Consumer: The Key Driver of Internet of Things

by CXOtoday News Desk    Apr 14, 2014

people

Internet of Things (IoT) is no longer a hype. With the unprecedented growth of data, it is in fact playing a decisive role in the enterprise. What’s driving this growth is – people. Consumers are currently the main driver for this “explosion in the digital universe” as they increasingly use connected devices, such as smartphones, fitness tracker bands, and scales connected to the internet, according to a recent IDC study.

The study revealed the digital universe is doubling in size every two years and will multiply by 10-fold between 2013 and 2020 — from 4.4 trillion gigabytes to 44 trillion gigabytes. The study highlights that the digital universe is mainly being driven by people, as two thirds of information is generated or captured by consumers who are accessing a website or sending an email, even though 85% of that is being stored by a company.

IDC defines IoT as a network connecting (either wired or wireless) devices, or “things,” that is characterized by autonomous provisioning, management, and monitoring. The IoT opens up many IT vendors to the consumer market, providing Business to Business to Consumer (B2B2C) services to connect and run homes and automobiles — all the places that electronic devices will have a networking capability.

In other words, a new wave of consumer applications will put IoT at everyone’s fingertips, believe IDC experts. Large organizations have harnessed the power of data analytics for some time. But consumer services are finding more ways to use business intelligence to benefit individuals. IDC believes that IoT applications usage and adoption by the public sector can have a profound impact that can span a variety of domains: public security, defense, transport, and healthcare. In these areas, connected objects can provide real-time updates for situational awareness that can help act and react at the operational level, help monitor the status or behavior of people and assets to make management decisions, and support very fine-grained, sensor-driven analytics that help with planning decisions.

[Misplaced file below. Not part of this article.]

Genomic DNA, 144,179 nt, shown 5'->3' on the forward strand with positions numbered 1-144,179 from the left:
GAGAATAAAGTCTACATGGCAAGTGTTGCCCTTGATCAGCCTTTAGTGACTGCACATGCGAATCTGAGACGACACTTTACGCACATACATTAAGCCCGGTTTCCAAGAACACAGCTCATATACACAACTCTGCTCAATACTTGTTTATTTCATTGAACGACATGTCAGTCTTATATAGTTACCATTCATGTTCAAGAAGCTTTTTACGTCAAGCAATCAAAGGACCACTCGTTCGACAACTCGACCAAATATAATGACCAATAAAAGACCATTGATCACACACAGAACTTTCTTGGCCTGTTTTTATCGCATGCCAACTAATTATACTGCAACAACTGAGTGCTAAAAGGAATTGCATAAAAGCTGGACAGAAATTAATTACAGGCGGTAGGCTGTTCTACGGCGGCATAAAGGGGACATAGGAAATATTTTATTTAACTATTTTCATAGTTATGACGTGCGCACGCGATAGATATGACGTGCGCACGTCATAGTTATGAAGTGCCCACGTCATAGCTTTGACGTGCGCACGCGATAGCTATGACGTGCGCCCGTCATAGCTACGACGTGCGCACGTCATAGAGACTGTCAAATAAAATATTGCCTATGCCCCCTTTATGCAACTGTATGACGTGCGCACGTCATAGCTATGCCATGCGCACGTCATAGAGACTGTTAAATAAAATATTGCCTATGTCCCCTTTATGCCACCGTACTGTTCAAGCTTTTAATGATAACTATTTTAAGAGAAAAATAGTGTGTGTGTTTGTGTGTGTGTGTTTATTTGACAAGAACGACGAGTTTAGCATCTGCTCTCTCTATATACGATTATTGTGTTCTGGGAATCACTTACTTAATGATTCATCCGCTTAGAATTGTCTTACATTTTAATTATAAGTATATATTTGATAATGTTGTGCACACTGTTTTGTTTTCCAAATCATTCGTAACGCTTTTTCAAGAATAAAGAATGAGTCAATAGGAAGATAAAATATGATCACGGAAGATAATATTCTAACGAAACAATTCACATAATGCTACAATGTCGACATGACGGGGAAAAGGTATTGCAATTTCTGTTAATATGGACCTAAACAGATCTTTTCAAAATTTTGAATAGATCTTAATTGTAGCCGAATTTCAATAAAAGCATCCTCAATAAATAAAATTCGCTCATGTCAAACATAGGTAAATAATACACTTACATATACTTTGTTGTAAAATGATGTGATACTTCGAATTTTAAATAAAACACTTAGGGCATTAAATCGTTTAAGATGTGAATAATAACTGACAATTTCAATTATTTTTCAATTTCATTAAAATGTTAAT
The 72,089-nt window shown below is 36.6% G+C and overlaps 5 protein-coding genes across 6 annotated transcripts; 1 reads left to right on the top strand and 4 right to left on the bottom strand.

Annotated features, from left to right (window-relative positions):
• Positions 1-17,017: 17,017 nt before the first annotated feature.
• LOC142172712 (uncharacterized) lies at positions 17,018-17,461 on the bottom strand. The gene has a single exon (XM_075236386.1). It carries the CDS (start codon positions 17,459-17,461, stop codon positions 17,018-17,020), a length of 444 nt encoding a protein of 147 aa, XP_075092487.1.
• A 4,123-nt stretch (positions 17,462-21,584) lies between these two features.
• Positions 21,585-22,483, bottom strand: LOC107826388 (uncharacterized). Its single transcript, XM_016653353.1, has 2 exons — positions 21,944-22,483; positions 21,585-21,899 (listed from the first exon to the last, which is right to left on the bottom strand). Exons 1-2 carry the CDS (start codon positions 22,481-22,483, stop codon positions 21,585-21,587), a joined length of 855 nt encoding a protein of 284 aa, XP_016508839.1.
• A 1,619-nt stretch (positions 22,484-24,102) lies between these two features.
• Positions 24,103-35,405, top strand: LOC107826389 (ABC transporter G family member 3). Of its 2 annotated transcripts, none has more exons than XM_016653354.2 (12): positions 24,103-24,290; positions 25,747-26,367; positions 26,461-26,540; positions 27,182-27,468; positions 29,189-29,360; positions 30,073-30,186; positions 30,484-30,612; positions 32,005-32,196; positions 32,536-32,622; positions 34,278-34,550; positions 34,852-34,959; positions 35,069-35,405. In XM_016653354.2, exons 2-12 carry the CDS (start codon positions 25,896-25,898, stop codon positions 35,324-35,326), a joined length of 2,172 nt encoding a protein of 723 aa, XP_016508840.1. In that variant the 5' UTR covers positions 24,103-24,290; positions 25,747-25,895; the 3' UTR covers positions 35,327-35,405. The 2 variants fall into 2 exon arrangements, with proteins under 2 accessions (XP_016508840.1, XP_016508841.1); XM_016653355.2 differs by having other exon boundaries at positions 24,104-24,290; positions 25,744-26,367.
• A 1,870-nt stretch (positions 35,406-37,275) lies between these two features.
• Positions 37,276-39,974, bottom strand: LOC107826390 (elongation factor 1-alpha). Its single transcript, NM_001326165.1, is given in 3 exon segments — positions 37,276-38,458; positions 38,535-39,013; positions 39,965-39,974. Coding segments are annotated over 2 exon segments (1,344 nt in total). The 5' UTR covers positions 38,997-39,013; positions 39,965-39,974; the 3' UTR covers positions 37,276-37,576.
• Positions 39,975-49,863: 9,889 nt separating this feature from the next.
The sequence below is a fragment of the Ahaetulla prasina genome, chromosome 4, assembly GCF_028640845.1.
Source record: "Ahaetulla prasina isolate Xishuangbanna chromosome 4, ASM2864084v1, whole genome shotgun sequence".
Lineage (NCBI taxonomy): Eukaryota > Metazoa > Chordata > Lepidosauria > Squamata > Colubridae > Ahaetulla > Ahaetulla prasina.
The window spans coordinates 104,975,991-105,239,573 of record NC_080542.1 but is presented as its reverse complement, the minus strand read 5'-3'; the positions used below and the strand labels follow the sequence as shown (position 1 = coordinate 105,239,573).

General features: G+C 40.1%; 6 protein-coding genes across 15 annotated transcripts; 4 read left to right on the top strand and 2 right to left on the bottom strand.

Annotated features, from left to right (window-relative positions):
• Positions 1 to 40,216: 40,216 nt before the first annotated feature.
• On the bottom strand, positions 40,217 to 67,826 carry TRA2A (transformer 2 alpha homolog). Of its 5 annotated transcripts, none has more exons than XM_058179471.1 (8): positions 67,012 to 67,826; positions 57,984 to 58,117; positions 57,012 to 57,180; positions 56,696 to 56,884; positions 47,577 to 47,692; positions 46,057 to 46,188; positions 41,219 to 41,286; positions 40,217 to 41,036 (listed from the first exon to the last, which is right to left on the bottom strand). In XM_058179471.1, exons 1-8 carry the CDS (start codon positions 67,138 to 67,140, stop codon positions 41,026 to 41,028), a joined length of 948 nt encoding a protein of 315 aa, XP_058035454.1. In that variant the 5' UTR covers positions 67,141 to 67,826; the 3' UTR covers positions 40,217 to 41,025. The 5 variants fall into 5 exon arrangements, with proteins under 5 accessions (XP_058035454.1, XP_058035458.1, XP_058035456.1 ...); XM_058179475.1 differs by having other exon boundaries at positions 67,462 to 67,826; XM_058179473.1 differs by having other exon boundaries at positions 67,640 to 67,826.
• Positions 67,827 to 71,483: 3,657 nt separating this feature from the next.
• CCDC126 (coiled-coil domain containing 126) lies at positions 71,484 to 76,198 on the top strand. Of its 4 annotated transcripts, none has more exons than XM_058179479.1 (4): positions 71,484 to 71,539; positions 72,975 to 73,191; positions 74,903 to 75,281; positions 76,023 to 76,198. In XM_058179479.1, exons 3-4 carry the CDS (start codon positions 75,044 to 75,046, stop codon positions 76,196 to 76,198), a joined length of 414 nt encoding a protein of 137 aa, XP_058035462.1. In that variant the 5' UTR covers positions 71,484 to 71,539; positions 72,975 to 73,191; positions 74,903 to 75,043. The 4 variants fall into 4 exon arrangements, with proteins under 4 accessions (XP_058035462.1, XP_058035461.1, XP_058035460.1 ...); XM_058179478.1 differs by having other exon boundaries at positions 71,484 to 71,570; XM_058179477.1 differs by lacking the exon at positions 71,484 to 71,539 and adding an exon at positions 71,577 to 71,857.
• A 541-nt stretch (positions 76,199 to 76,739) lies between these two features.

IoT will also see some of its biggest applications in the travel industry. The consumers to check thousands of different flight and hotel options and take over bookings previously handled by travel agents. Healthcare is another sought-after sectors where consumers will drive IoT. In a separate report IDC has said earlier, on the consumer side, quantified-self movement is already gaining grounds with growing adoption of wearables (such as Fitbit) and convergence of mobile and social (e.g. sharing your health goals and achievements with friends on Facebook), says the study.

There are enough compelling IoT use cases for caregivers and health organizations (such as remote health monitoring and higher patient engagement) but major security, compliance and regulatory obstacles need to be overcome. “The shiny connected device is only the tip of the iceberg, the real magic happens in the background. The focus should be on underlying technology such as big data, analytics, cloud computing and security solutions,” it said. 

With consumers driving the third platform technologies like mobility, analytics, cloud and social and enabling technologies such as security and virtualization, IDC sees that the future of IT will be driven by four pillars — mobile broadband, social business, big data/analytics, and cloud services. IoT will be critical to the success of the third Platform as these connected “things” will shape business processes and the increasingly connected consumer.